RESOLVE’s work environment is one where people clearly *like* and respect each other. RESOLVE’s interns saw up close and personal how important this is, and will seek to work in places that exhibit similar camaraderie. RESOLVE clearly values its interns.
Each of RESOLVE’s interns had the opportunity to work on and learn about a variety of programs, people and issues. It has been interesting for them to watch real collaboration happen through the work of RESOLVE facilitators, mediators and program staff.
RESOLVE interns valued working on challenging, meaningful projects. They were generally not given busy or clerical work. They noted this isn’t true for every internship out there, and they appreciated that RESOLVE took the time and trusted them enough to have them work on important, impactful projects.
The role of technology is changing how we do collaborative work. Our interns see that they can add value, be creative, and be entrepreneurial by being on the front end of this change.
While collaborative processes are the nuts and bolts of RESOLVE’s work, our interns see that effective collaborative practice has applications across a wide variety of professions and issues.
Might there be a position or another internship in Seattle? Not at this time, I answered. Someday, perhaps – they should stay in touch to be sure!
These folks are great. I heard their praises being sung again at a meeting I attended at EPA Region 10 last week. The lead community outreach person for the Port of Seattle http://www.southparkbusiness.org/contributors/view/34attended the conference session in DC and was particularly complementary of Maya, Maheen, Eric and Ana. I hope and trust that RESOLVE’s interns will take advantage of the good will and networks they have generated while with RESOLVE to find their future academic and professional ‘homes’.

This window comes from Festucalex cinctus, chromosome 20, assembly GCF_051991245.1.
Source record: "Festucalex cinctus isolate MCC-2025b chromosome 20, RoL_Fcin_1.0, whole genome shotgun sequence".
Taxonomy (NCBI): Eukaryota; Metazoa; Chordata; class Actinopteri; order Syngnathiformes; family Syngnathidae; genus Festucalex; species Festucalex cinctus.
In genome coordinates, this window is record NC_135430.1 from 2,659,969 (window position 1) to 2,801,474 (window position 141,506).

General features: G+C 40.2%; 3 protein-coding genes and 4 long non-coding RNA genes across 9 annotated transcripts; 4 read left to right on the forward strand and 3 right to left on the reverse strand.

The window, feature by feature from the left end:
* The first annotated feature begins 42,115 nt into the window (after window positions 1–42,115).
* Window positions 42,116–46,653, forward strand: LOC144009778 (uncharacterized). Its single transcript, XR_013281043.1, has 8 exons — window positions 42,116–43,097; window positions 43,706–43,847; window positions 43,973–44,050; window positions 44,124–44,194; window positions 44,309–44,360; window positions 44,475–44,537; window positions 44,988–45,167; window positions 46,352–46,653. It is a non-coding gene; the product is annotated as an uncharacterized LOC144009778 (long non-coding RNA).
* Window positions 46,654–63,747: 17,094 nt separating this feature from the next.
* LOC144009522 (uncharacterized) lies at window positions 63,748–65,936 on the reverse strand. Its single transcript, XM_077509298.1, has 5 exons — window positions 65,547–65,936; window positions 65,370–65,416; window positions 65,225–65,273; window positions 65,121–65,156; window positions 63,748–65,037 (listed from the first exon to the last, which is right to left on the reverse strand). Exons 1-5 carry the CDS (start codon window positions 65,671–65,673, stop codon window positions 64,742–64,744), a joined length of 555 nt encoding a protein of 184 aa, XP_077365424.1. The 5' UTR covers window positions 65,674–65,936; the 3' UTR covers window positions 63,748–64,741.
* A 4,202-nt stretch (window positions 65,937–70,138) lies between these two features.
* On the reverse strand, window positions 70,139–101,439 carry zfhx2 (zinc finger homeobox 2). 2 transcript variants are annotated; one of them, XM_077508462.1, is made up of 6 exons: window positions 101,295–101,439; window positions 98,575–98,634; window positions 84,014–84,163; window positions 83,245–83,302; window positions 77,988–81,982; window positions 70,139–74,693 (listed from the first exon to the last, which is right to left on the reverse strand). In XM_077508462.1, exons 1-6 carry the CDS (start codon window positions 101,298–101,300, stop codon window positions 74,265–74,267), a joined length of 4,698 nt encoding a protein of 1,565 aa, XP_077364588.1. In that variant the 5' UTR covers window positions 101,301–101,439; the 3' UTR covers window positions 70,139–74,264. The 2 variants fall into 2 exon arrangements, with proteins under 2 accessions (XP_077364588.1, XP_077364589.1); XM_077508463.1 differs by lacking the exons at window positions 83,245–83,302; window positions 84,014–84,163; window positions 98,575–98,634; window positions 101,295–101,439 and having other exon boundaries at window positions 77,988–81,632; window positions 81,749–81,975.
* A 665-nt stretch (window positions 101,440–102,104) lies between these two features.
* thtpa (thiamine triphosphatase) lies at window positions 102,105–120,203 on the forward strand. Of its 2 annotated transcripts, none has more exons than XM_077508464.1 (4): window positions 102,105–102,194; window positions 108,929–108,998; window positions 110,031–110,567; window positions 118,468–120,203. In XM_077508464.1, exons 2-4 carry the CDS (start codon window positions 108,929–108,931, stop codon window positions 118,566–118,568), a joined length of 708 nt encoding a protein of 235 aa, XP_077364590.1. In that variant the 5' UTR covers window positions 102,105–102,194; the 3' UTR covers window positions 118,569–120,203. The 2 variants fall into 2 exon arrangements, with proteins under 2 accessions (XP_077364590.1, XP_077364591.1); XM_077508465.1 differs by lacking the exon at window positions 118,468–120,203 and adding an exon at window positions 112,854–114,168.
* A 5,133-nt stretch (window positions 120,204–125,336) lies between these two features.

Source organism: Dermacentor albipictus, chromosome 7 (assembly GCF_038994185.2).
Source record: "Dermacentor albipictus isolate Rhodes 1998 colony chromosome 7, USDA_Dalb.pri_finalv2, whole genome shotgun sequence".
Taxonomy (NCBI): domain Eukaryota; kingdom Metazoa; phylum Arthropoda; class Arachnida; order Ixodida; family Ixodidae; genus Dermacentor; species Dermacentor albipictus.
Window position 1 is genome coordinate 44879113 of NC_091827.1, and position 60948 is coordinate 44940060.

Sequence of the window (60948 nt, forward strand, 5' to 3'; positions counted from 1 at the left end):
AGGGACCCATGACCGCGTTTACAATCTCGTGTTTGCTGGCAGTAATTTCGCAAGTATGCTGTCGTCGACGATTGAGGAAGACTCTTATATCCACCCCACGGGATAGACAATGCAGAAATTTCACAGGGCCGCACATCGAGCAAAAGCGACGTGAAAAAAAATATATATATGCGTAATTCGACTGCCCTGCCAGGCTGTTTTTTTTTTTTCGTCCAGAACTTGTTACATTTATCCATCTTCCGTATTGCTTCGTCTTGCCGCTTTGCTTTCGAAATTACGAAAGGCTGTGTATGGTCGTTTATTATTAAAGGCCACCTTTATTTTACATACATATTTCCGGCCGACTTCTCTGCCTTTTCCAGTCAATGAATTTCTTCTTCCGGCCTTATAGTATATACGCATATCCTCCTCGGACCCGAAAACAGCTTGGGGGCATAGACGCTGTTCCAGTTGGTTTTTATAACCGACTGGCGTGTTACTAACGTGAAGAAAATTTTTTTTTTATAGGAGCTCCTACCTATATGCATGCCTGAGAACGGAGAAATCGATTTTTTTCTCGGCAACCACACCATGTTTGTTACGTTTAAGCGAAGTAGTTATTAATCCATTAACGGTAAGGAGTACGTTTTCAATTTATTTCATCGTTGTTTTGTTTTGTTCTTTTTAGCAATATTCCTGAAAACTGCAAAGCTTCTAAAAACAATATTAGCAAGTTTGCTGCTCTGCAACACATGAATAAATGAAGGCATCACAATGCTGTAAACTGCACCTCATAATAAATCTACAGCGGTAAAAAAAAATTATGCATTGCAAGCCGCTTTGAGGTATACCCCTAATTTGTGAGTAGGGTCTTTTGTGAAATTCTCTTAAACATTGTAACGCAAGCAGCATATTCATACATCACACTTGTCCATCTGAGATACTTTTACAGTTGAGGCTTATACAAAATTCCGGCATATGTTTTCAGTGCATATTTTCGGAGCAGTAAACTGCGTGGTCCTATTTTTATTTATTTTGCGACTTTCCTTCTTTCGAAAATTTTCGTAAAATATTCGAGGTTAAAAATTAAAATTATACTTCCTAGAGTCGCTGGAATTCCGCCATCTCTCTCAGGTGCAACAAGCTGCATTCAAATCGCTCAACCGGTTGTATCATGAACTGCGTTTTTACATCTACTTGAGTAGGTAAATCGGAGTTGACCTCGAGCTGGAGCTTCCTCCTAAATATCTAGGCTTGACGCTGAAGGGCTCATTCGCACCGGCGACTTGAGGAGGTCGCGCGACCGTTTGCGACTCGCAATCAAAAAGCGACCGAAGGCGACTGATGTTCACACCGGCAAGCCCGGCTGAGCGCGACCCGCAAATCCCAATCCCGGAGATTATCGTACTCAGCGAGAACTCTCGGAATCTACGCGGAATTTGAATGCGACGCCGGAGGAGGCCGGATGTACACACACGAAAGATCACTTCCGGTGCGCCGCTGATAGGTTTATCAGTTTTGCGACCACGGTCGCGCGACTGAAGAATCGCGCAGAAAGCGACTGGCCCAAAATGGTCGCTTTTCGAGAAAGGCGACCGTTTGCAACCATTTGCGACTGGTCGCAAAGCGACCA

With gratitude to RESOLVE for the experience of working with these fine folk,
Sep 8, 2011
The Forest Service is engaged in developing a new Planning Rule for all National Forests including a Draft Environmental Impact Statement (DEIS) of the Rule. The Service contracted with RESOLVE to act as a neutral third party and to conduct an external science review of the DEIS. Seven eminent scientists (in areas such as climate change, monitoring, and forest management) were selected by the RESOLVE Science Program staff. These seven then acted as reviewers to evaluate three key questions on scientific caliber, treatment of uncertainty, and comprehensiveness of the DEIS. In order to ensure the integrity and independence of the review process, the identity of the reviewers and the content of their analysis were kept confidential by RESOLVE, including from the planning rule team, until the review was completed. RESOLVE successfully completed the review in record time, resulting in improvements to the final Forest Service document.